The mix includes sexy songs about sex, unsexy songs about sex, Amil Byleckie reading one of his adult personal ads, an incriminating focus on male genitalia, and a gentle lo-fi synth sway through dark love songs. NSFW.
Created with my Valentine Miscellaniac.
jason on 02/13/2013 at 12:30PM
The opening track "GFGDGT" stands for Good Food, Good Drinks, Good Times. It conveys all that and more with its grinding anchor of a beat and a cosmic synth lead that toes the line between Dam Funk and Dabke (that spirited solo about 2 minutes in particularly recalls this vibe). More highlights include the talkbox-infused spacious groove of "Favrit Flayvah" and the hop-along organ beat of "Happy Money."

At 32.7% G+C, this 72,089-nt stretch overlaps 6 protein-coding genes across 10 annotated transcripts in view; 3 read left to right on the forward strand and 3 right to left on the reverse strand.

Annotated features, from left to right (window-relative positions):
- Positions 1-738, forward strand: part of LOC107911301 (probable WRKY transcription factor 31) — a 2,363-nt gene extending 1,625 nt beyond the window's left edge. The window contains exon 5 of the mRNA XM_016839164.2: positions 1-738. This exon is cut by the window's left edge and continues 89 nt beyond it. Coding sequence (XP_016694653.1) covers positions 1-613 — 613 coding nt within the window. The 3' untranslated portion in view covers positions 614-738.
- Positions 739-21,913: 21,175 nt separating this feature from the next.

Wiggle was released by Urban Home Companion. The Twin City activist/art collective is a home for music by Dr. Wylie, Toussaint Morrison, and their talented collaborators. It's also a platform for forays into film and theater. We're looking forward to new releases by both Dr. Wylie and Toussaint Morrison this April!
ange on 02/12/2013 at 05:15PM
While you scarf down king cake and brace yourself for tomorrow's hangover, we have a few suggestions for what belongs on this evening's playlist. These odd ball finds aren't your usual crawfish boil Zydeco. Check out bubbly Spanish street orchestra music from Magnifique Bands dos Homes sen Medo, horn-heavy hippie-sing-along Southern Rock from Dark Meat, the accordion toting Zydepunks live at the OCCII in Amsterdam, and NOLA Electroclash organist and inventor Quintron live on WFMU.
Lastly, don't forget to toast your Hurricane cocktail to the legendary Raphael Saadiq as he performs "Big Easy" live on KEXP.
Live at WFMU 12/24/1995
Live at WFMU 8/10/09
TAGGED AS:new orleans
ckutmusic on 02/12/2013 at 07:15AM